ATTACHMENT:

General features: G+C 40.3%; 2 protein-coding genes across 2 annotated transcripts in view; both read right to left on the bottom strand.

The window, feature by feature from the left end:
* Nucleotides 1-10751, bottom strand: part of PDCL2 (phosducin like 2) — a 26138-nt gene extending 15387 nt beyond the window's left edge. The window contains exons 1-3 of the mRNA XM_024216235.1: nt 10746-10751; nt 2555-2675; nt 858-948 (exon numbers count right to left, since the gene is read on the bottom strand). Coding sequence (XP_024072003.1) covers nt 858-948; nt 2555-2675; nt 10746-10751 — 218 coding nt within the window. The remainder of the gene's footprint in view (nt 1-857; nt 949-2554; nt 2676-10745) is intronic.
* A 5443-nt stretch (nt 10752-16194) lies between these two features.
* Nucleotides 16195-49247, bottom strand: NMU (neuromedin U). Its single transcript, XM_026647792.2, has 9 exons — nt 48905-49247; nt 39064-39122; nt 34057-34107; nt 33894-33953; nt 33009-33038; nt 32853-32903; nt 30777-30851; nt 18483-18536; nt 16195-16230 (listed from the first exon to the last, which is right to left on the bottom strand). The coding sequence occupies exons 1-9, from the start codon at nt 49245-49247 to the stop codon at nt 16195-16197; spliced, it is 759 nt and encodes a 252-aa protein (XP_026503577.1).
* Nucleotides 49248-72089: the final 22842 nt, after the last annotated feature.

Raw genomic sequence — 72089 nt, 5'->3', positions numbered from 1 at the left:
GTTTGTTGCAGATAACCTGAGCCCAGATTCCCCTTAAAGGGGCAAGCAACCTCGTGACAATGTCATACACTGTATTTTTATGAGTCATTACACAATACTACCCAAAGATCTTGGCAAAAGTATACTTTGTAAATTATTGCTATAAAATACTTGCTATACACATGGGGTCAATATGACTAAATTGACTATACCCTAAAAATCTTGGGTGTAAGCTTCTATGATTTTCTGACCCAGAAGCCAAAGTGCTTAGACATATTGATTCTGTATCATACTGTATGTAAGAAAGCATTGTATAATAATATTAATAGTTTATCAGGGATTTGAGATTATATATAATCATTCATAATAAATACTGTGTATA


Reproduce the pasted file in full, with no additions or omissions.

General features: G+C 40.3%; 2 protein-coding genes across 2 annotated transcripts in view; both read right to left on the bottom strand.

The window, feature by feature from the left end:
* Nucleotides 1-10751, bottom strand: part of PDCL2 (phosducin like 2) — a 26138-nt gene extending 15387 nt beyond the window's left edge. The window contains exons 1-3 of the mRNA XM_024216235.1: nt 10746-10751; nt 2555-2675; nt 858-948 (exon numbers count right to left, since the gene is read on the bottom strand). Coding sequence (XP_024072003.1) covers nt 858-948; nt 2555-2675; nt 10746-10751 — 218 coding nt within the window. The remainder of the gene's footprint in view (nt 1-857; nt 949-2554; nt 2676-10745) is intronic.
* A 5443-nt stretch (nt 10752-16194) lies between these two features.
* Nucleotides 16195-49247, bottom strand: NMU (neuromedin U). Its single transcript, XM_026647792.2, has 9 exons — nt 48905-49247; nt 39064-39122; nt 34057-34107; nt 33894-33953; nt 33009-33038; nt 32853-32903; nt 30777-30851; nt 18483-18536; nt 16195-16230 (listed from the first exon to the last, which is right to left on the bottom strand). The coding sequence occupies exons 1-9, from the start codon at nt 49245-49247 to the stop codon at nt 16195-16197; spliced, it is 759 nt and encodes a 252-aa protein (XP_026503577.1).
* Nucleotides 49248-72089: the final 22842 nt, after the last annotated feature.

Raw genomic sequence — 72089 nt, 5'->3', positions numbered from 1 at the left:
GTTTGTTGCAGATAACCTGAGCCCAGATTCCCCTTAAAGGGGCAAGCAACCTCGTGACAATGTCATACACTGTATTTTTATGAGTCATTACACAATACTACCCAAAGATCTTGGCAAAAGTATACTTTGTAAATTATTGCTATAAAATACTTGCTATACACATGGGGTCAATATGACTAAATTGACTATACCCTAAAAATCTTGGGTGTAAGCTTCTATGATTTTCTGACCCAGAAGCCAAAGTGCTTAGACATATTGATTCTGTATCATACTGTATGTAAGAAAGCATTGTATAATAATATTAATAGTTTATCAGGGATTTGAGATTATATATAATCATTCATAATAAATACTGTGTATA